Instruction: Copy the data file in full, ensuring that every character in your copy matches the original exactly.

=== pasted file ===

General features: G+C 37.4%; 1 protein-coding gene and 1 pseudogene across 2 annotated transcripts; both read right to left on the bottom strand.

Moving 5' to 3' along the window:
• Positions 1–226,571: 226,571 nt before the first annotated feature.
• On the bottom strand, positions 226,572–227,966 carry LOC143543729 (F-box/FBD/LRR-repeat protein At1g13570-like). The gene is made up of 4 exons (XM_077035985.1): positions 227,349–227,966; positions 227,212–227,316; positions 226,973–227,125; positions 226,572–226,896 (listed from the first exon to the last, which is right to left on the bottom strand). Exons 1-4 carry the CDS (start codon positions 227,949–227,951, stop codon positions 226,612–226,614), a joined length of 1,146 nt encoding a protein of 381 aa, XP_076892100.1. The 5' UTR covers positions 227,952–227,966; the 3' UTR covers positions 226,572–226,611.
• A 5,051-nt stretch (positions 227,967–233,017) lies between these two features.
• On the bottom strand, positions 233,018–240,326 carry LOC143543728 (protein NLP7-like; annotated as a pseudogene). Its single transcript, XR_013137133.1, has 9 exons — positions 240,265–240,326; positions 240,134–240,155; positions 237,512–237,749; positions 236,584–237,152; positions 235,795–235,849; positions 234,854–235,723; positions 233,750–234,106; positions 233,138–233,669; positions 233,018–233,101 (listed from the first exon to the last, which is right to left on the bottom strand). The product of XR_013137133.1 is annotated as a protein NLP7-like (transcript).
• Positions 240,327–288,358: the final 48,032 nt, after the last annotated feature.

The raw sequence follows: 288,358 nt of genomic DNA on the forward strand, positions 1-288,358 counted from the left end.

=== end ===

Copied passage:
General features: G+C 37.4%; 1 protein-coding gene and 1 pseudogene across 2 annotated transcripts; both read right to left on the bottom strand.

Moving 5' to 3' along the window:
• Positions 1–226,571: 226,571 nt before the first annotated feature.
• On the bottom strand, positions 226,572–227,966 carry LOC143543729 (F-box/FBD/LRR-repeat protein At1g13570-like). The gene is made up of 4 exons (XM_077035985.1): positions 227,349–227,966; positions 227,212–227,316; positions 226,973–227,125; positions 226,572–226,896 (listed from the first exon to the last, which is right to left on the bottom strand). Exons 1-4 carry the CDS (start codon positions 227,949–227,951, stop codon positions 226,612–226,614), a joined length of 1,146 nt encoding a protein of 381 aa, XP_076892100.1. The 5' UTR covers positions 227,952–227,966; the 3' UTR covers positions 226,572–226,611.
• A 5,051-nt stretch (positions 227,967–233,017) lies between these two features.
• On the bottom strand, positions 233,018–240,326 carry LOC143543728 (protein NLP7-like; annotated as a pseudogene). Its single transcript, XR_013137133.1, has 9 exons — positions 240,265–240,326; positions 240,134–240,155; positions 237,512–237,749; positions 236,584–237,152; positions 235,795–235,849; positions 234,854–235,723; positions 233,750–234,106; positions 233,138–233,669; positions 233,018–233,101 (listed from the first exon to the last, which is right to left on the bottom strand). The product of XR_013137133.1 is annotated as a protein NLP7-like (transcript).
• Positions 240,327–288,358: the final 48,032 nt, after the last annotated feature.

The raw sequence follows: 288,358 nt of genomic DNA on the forward strand, positions 1-288,358 counted from the left end.